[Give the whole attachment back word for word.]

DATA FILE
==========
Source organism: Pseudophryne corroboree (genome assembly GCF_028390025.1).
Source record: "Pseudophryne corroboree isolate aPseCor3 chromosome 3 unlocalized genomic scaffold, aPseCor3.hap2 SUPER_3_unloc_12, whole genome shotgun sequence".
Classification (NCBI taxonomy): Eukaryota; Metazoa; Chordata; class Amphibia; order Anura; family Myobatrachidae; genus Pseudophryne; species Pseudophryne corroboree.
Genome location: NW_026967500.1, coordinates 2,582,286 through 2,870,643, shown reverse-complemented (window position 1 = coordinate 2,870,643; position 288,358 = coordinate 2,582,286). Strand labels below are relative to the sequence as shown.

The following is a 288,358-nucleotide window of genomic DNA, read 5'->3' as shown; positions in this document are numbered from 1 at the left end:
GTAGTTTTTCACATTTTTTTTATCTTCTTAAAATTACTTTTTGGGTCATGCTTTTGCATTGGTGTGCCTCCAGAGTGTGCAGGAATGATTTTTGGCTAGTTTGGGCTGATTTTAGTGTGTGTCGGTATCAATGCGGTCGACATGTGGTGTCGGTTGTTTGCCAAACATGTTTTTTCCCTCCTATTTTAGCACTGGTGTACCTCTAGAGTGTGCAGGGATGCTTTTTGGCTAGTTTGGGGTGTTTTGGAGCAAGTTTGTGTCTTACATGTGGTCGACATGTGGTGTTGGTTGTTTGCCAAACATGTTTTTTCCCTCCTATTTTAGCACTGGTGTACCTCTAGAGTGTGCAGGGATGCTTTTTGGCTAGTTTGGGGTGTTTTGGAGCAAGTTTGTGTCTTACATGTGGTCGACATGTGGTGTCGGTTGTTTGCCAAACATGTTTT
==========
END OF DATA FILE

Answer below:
Source organism: Pseudophryne corroboree (genome assembly GCF_028390025.1).
Source record: "Pseudophryne corroboree isolate aPseCor3 chromosome 3 unlocalized genomic scaffold, aPseCor3.hap2 SUPER_3_unloc_12, whole genome shotgun sequence".
Classification (NCBI taxonomy): Eukaryota; Metazoa; Chordata; class Amphibia; order Anura; family Myobatrachidae; genus Pseudophryne; species Pseudophryne corroboree.
Genome location: NW_026967500.1, coordinates 2,582,286 through 2,870,643, shown reverse-complemented (window position 1 = coordinate 2,870,643; position 288,358 = coordinate 2,582,286). Strand labels below are relative to the sequence as shown.

The following is a 288,358-nucleotide window of genomic DNA, read 5'->3' as shown; positions in this document are numbered from 1 at the left end:
GTAGTTTTTCACATTTTTTTTATCTTCTTAAAATTACTTTTTGGGTCATGCTTTTGCATTGGTGTGCCTCCAGAGTGTGCAGGAATGATTTTTGGCTAGTTTGGGCTGATTTTAGTGTGTGTCGGTATCAATGCGGTCGACATGTGGTGTCGGTTGTTTGCCAAACATGTTTTTTCCCTCCTATTTTAGCACTGGTGTACCTCTAGAGTGTGCAGGGATGCTTTTTGGCTAGTTTGGGGTGTTTTGGAGCAAGTTTGTGTCTTACATGTGGTCGACATGTGGTGTTGGTTGTTTGCCAAACATGTTTTTTCCCTCCTATTTTAGCACTGGTGTACCTCTAGAGTGTGCAGGGATGCTTTTTGGCTAGTTTGGGGTGTTTTGGAGCAAGTTTGTGTCTTACATGTGGTCGACATGTGGTGTCGGTTGTTTGCCAAACATGTTTT